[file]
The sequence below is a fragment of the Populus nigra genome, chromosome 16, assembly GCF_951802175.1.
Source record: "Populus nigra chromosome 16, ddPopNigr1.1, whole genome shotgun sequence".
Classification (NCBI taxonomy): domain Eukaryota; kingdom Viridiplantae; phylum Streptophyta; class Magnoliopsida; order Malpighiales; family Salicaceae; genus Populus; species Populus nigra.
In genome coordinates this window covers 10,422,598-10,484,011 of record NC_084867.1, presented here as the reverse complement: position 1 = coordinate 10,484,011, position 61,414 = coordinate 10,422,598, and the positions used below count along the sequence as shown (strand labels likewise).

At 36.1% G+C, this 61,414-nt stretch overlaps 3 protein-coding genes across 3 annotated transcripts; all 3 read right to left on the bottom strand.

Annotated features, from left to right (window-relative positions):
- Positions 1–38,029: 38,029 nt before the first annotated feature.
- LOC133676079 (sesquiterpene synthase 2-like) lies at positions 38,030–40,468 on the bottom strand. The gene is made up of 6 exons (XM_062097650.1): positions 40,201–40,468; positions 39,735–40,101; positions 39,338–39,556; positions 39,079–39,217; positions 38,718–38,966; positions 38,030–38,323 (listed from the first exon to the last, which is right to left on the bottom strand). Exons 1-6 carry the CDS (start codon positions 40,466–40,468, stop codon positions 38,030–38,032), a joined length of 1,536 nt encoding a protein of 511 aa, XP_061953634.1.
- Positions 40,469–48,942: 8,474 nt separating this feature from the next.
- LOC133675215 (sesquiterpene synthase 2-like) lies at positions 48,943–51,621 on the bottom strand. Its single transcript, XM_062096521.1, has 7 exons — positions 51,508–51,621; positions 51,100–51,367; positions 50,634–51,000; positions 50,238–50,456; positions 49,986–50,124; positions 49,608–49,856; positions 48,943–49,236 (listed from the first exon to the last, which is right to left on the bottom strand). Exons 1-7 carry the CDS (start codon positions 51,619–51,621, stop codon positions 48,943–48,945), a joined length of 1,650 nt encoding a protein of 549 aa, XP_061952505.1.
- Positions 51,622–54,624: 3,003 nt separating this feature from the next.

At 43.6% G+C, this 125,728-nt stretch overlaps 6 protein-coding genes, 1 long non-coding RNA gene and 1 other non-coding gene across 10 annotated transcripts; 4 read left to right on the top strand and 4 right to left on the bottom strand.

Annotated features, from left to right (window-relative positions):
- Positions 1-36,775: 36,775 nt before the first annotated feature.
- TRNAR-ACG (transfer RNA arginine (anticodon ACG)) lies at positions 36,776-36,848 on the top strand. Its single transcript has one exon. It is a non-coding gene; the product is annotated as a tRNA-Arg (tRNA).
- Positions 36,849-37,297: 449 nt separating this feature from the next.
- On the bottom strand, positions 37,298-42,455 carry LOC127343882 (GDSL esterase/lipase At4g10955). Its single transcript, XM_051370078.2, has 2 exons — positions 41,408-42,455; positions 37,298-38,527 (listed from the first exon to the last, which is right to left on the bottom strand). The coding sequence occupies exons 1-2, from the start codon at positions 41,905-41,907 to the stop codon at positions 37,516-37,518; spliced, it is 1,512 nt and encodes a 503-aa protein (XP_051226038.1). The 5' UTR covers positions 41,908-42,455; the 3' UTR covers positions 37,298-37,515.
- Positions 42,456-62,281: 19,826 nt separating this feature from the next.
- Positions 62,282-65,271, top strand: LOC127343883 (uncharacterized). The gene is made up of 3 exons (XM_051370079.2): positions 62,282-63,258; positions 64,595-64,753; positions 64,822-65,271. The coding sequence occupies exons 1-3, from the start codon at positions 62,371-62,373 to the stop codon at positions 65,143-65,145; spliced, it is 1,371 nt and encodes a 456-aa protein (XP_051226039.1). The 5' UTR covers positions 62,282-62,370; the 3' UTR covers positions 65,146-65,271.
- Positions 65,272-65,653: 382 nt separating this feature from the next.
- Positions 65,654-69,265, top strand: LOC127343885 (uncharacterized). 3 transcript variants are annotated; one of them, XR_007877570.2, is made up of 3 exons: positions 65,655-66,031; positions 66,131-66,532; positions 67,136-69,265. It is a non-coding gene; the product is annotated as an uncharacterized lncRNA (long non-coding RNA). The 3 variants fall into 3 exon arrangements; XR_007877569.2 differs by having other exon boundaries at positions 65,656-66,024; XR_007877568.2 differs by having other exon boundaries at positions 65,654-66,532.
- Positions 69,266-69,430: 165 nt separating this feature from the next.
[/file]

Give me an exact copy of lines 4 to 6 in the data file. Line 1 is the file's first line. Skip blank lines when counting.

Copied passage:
In genome coordinates this window covers 10,422,598-10,484,011 of record NC_084867.1, presented here as the reverse complement: position 1 = coordinate 10,484,011, position 61,414 = coordinate 10,422,598, and the positions used below count along the sequence as shown (strand labels likewise).

At 36.1% G+C, this 61,414-nt stretch overlaps 3 protein-coding genes across 3 annotated transcripts; all 3 read right to left on the bottom strand.

Annotated features, from left to right (window-relative positions):